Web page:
As a bit of light relief, in the afternoon I went on an Elephant trek. The rest of my party were paired off but I, as the odd one out (there were 7 off us and I was lingering at the back smoking a ciggie) was asked if I didn't mind going solo on the beast. I said I didn't mind and jumped on board and settled myself in the seat on Bobo's (the elephants name) back. Everyone else had a boy sitting in front of them steering it with a wicked hooked stick. After some gesticulating, it transpired that they wanted me to steer myself. Visions of Varanasi came into my head (you may recall the boat trip I took and was made to row the boat myself). They must either 'see me coming' or they say to themselves 'there's someone that can handle themselves'! So, I slipped down from the comfy seat to the less comfy back of the elephants head, was handed the stick and led off the procession, with my fellow tourists behind me. What an experience. In fairness, I did have a boy walking ten yards ahead of me, occasionally turning round to check I was alright. On reflection, I think they were getting me to steer as a joke and were intending to take over after a few meters but, and I kid you not, I took to it like a duck to water (or like an elephant to mud). Luckily, those few occasions in my childhood when I rode a horse were quite useful. Instead of thighs and feet, you tweak the animals left ear to go left and it's right - well that's obvious. If it comes to halt, you squeeze both knees into the side of its head. I loved it and, blowing my own trumpet, the wardens were pretty impressed "You good, you good"!! Bobo and I became good friends. I eschewed the pointy stick, in favour of my hands and squeezing my way through the jungle, I had an incident free and truly memorable journey! The only down side is the fact that I've rubbed about 5 layers of skin off my knees and have worn a hole in the seat of my trousers. Why can't they develop an Elephant moisturiser? Bobo's reward at the end was two bunches of bananas - which under different circumstances, would have kept me in breakfasts for two weeks.

I'll leave it there folks, I've tested your patience for long enough and if you're still reading, then I commend you. So it's Chiang Mai now and after B'Kok, as The Specials once sung, "This town's gonna be a ghost town'.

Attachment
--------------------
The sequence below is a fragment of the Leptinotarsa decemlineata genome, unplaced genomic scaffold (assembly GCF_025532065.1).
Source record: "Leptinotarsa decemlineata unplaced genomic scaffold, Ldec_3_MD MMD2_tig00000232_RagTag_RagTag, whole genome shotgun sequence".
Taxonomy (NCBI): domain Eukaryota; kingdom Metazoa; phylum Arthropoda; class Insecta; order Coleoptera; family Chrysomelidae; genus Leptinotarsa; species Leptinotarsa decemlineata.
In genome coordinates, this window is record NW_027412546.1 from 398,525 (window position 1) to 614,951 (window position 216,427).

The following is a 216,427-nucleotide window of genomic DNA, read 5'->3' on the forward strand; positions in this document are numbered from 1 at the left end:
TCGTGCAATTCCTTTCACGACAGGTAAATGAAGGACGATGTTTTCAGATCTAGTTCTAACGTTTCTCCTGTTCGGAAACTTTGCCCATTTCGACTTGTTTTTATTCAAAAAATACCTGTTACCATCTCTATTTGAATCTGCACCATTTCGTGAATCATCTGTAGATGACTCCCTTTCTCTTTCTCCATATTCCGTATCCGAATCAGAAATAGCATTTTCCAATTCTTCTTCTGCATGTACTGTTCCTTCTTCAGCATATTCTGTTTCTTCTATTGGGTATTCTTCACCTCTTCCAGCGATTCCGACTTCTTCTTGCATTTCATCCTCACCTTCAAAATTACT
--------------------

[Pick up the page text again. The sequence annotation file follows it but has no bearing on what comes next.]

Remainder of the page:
Think I might head back the B'kok in a few days and re-evaluate my travel

Lots of love to one and all.


Around the world in 15 mails - No.7 (Bangkok)

Kops Barter Outrageously

Bangkok, March 22 2005

Happy Easter to you all.

Eskimos rub noses with each other, the Maoris of New Zealand stick their tongues out, Mediterranean types kiss, the English prefer a firm handshake, whilst the Scots head butt each other. Thai girls in the Pat Pong district of Bangkok have an altogether different way of greeting people, involving an outstretched hand and the attempted shake of a more personal part of the male body. As hostesses of the numerous Go-Go bars, from their point of view I guess it's important for them to meet a new member!

It's been an incident packed few days here. On Sunday I visited an enormous market, the name escapes me - it began with C and had about 20 letters after
it. After trawling round it for several hours, I left and lit a cigarette on my way to the Sky train (more on that in a minute). After my final drag, I stubbed the fag out on the pavement and carried on my walk. Two policemen approached me, one clasped my arm and turned me round. I began to have visions of 10 years incarceration, followed by execution (I wouldn't have wanted a Sun newspaper campaign or Blair and his cronies pleading for clemency). After about 20 paces, the second policeman bent down and picked up my spent cigarette butt (he's picked from a group of about six other butts). He turned to me and said "illegal'. I stayed calm and made sure of the stiffest of stiff upper lips. I was taken to a hut where another cop explained my offence and told me I had to pay a 1000 baht fine. I looked in my wallet and realised that I didn't have a 1000 baht BUT in an out of character moment of quick thinking, I remembered that I still had 1000 rupees that I'd forgotten to exchange in India and which was completed valueless to me now. I asked if he'd except these notes and he said yes! The whole episode was conducted with great courtesy on both sides and each party separated feeling satisfied. They thought they'd squeezed cash out of a rich Westerner, I knew I'd off-loaded useless bank notes - everyone's a winner. What I did next was, on reflection, foolhardy but i was overcome with a feeling of civic duty. I set off on my walk again, twenty yards in front of the two arresting officers and every time i saw a tourist smoking, I went up to them and warned them not to stub the butts out, I think I must have deprived the coppers of 6,000 baht and it felt good!

The sky-train is brilliant. It's clean, easy to use, relatively cheap and gives great views of Bangkok. I want Ken Livingstone to develop one for London. Imagine whizzing by being able to look Big Ben square in the face or look down on Westminster. Flying down the Strand you could see Covent Garden from above on your left and the Thames stretched out on your right. I think it would be the perfect blend of 21st century science and London heritage.

Your intrepid reporter decided that as he was in Bangkok, he ought to see what all the fuss was about, regarding the 'skin-trade'. Every other couple on the streets of the area I first stayed in was one half middle-aged to elderly western man and the other half, very young Thai girl. In most cases there was at least a 30 year age difference between them as they wandered round the streets arm in arm. I didn't know whether to be morally outraged, disgusted, happy for them or just plain sad about the whole thing. The latter won the day.